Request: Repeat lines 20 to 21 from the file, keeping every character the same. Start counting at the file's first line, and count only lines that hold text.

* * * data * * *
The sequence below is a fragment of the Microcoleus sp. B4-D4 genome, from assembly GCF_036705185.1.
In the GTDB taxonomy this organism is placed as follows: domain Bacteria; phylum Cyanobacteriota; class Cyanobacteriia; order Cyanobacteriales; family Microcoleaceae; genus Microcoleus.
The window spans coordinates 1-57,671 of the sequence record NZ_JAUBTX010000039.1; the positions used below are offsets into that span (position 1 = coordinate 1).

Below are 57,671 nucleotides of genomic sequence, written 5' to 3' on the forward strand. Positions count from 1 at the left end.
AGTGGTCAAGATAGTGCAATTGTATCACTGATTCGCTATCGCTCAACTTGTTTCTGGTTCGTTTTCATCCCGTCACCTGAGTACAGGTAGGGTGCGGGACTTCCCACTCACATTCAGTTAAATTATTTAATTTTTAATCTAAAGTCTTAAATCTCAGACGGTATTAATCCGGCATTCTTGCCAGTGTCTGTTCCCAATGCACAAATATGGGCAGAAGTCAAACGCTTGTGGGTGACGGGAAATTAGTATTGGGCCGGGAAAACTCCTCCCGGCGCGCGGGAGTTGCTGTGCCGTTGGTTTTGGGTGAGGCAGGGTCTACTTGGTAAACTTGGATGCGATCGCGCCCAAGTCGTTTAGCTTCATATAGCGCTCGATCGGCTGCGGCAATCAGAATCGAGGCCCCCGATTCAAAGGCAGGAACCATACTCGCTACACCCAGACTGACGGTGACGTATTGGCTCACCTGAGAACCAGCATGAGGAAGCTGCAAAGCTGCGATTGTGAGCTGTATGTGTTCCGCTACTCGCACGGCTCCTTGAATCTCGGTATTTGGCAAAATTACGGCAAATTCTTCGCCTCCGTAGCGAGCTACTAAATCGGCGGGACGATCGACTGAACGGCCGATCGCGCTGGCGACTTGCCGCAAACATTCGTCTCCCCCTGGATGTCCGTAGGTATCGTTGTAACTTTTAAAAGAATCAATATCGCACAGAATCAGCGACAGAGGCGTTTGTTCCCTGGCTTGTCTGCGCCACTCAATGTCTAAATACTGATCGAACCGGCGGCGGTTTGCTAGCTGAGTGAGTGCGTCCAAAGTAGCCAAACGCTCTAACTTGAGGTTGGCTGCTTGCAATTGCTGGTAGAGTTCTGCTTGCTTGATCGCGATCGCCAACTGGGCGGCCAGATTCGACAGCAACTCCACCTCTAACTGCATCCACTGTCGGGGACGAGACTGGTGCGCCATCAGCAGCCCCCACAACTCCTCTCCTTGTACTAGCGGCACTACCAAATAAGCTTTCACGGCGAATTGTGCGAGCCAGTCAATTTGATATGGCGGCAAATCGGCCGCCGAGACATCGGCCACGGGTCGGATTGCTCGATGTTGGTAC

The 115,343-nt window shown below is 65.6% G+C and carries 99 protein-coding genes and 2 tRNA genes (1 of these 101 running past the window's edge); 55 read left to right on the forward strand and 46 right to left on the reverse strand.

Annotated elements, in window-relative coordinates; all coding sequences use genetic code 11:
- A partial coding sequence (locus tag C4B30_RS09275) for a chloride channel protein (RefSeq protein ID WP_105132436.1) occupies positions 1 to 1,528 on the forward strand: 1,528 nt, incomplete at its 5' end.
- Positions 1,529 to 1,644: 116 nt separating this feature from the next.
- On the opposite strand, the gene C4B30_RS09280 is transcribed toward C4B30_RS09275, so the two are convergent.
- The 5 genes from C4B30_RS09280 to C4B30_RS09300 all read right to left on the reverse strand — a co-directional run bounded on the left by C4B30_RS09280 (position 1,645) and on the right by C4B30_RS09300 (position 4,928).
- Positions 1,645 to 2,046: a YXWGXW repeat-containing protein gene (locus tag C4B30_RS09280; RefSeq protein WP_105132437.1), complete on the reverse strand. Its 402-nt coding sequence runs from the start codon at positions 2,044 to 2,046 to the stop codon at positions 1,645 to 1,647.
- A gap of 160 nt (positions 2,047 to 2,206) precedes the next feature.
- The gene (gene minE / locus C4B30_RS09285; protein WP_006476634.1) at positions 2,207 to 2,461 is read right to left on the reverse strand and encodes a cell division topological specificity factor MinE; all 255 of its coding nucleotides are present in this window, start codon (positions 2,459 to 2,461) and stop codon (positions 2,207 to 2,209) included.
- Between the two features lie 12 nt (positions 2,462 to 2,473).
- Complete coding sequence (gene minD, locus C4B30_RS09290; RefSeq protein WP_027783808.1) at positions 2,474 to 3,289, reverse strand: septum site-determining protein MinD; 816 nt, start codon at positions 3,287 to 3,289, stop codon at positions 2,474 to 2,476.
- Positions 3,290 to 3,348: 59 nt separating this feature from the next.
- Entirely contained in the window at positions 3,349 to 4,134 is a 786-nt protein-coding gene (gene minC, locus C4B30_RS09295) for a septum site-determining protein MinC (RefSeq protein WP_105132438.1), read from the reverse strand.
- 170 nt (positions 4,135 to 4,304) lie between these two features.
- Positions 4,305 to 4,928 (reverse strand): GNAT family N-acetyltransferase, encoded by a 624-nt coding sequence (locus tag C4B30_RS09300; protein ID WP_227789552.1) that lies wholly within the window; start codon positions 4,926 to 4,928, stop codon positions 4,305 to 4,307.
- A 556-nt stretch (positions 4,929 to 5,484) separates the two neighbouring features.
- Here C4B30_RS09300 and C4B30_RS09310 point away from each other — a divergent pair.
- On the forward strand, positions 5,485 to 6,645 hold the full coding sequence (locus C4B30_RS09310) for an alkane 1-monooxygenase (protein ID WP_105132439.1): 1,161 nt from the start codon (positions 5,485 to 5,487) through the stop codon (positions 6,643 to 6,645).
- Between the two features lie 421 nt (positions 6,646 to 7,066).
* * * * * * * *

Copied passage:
- Positions 4,305 to 4,928 (reverse strand): GNAT family N-acetyltransferase, encoded by a 624-nt coding sequence (locus tag C4B30_RS09300; protein ID WP_227789552.1) that lies wholly within the window; start codon positions 4,926 to 4,928, stop codon positions 4,305 to 4,307.
- A 556-nt stretch (positions 4,929 to 5,484) separates the two neighbouring features.